by G. Murphy Donovan (October 2018)
Untitled, Max Papart, late 1960s
It is not from the benevolence of the butcher, the brewer, or the baker that we expect our dinner, but from their regard to their own interest.—Adam Smith
The timbre of the times is often captured in national clichés, iconic words that sound like an era. “In God we trust” serenades a generation that was loath to trust mere mortals. There was a time in America, however, when real men were comfortable with utilitarian, or should we say enlightened mottos. Those 18th Century founding fathers, mostly European entrepreneurs, were all too familiar with the hazards of political and religious collision. Indeed when Benjamin Franklin designed the Fugio cent, the lyric on the lowly cooper was “Mind Your Business,” an echo of Adam Smith’s trust in labor and enterprise as the true wealth of nations.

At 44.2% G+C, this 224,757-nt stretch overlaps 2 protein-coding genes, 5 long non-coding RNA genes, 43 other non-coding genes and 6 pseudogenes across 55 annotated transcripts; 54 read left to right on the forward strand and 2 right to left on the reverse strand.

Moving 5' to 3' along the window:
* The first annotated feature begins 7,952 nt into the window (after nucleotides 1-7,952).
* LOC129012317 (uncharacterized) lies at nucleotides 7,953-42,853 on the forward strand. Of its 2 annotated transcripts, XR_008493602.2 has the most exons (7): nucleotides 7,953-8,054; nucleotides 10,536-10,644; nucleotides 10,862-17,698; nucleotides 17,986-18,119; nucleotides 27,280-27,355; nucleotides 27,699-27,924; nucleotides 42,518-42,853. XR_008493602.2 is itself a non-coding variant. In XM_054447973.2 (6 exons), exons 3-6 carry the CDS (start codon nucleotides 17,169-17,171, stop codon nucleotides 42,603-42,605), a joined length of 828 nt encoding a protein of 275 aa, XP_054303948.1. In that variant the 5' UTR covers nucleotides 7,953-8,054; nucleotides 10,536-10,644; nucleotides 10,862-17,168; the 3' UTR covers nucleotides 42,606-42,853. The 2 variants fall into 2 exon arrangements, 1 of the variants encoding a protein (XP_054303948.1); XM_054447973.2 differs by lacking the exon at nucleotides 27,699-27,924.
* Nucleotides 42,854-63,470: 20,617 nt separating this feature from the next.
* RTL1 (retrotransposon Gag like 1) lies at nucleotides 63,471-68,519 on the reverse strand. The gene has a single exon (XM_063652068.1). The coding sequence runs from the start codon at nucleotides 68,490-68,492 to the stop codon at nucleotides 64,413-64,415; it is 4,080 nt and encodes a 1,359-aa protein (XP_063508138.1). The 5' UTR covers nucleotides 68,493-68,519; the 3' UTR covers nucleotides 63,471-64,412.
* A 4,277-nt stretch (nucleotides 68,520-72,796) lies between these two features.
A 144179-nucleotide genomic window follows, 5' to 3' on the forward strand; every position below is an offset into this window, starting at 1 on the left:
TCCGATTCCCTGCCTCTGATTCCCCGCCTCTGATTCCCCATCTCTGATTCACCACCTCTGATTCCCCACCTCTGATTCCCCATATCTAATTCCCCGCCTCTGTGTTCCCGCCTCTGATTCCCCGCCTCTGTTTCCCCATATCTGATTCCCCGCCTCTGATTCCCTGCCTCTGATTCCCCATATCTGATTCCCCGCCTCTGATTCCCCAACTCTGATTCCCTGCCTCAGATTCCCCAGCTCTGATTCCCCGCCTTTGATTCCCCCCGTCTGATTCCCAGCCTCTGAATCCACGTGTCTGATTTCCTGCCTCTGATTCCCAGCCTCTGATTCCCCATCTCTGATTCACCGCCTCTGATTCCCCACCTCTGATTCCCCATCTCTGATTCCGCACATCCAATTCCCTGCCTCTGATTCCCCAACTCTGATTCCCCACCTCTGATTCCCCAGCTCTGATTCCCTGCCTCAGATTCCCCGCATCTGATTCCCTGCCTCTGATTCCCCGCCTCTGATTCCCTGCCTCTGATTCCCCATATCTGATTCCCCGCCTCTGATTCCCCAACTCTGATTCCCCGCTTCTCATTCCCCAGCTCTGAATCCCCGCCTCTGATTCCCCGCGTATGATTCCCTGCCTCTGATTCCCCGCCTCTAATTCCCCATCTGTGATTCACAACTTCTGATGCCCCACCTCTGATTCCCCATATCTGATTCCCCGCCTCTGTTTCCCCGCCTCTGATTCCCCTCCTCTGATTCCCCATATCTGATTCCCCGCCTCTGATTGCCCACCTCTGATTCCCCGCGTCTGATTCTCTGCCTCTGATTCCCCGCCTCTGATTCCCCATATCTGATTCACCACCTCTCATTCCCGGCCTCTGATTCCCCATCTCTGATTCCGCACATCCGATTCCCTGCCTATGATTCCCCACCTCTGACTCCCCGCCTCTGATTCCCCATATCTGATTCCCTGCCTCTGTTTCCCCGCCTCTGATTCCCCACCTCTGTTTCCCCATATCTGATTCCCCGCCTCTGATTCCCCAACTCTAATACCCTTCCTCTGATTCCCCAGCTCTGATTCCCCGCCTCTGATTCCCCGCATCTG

Franklin’s use of the “F” word was part of a rebus or puzzle. The sun, a sundial, and the motto fugio, I fly or flee, figuratively tells us that “time flies.” The coded message admonishes the spender to use time wisely as if it was currency. Over a lifetime, we might purchase more of anything with coin of the realm, except more time.
Indeed, Benjamin Franklin reminds us that the bell starts to toll for all citizens at birth.
“In God We Trust” first appeared on coinage during the Civil War along with inflation and the two-cent piece. The phrase was not mandated by law for all US currency until 1956. Apparently, Americans had nearly a hundred years to think about the virtues of capitalism, entrepreneurship, and personal responsibility before passing those bucks, adjusted for inflation, back to God.
It took Adam Smith at least that long to spin in his grave at Cannongate Kirkyard.